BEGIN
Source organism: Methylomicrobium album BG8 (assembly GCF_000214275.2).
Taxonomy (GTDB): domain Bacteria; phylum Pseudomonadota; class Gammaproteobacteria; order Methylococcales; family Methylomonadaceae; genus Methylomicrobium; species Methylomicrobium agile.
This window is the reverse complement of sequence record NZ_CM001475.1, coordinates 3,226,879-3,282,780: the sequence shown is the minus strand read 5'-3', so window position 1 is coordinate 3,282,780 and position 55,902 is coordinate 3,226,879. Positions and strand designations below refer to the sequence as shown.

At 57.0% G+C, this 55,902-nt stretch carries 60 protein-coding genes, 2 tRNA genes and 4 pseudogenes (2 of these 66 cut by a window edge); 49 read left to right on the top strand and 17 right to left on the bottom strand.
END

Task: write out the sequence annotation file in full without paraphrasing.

Source organism: Methylomicrobium album BG8 (assembly GCF_000214275.2).
Taxonomy (GTDB): domain Bacteria; phylum Pseudomonadota; class Gammaproteobacteria; order Methylococcales; family Methylomonadaceae; genus Methylomicrobium; species Methylomicrobium agile.
This window is the reverse complement of sequence record NZ_CM001475.1, coordinates 3,226,879-3,282,780: the sequence shown is the minus strand read 5'-3', so window position 1 is coordinate 3,282,780 and position 55,902 is coordinate 3,226,879. Positions and strand designations below refer to the sequence as shown.

At 57.0% G+C, this 55,902-nt stretch carries 60 protein-coding genes, 2 tRNA genes and 4 pseudogenes (2 of these 66 cut by a window edge); 49 read left to right on the top strand and 17 right to left on the bottom strand.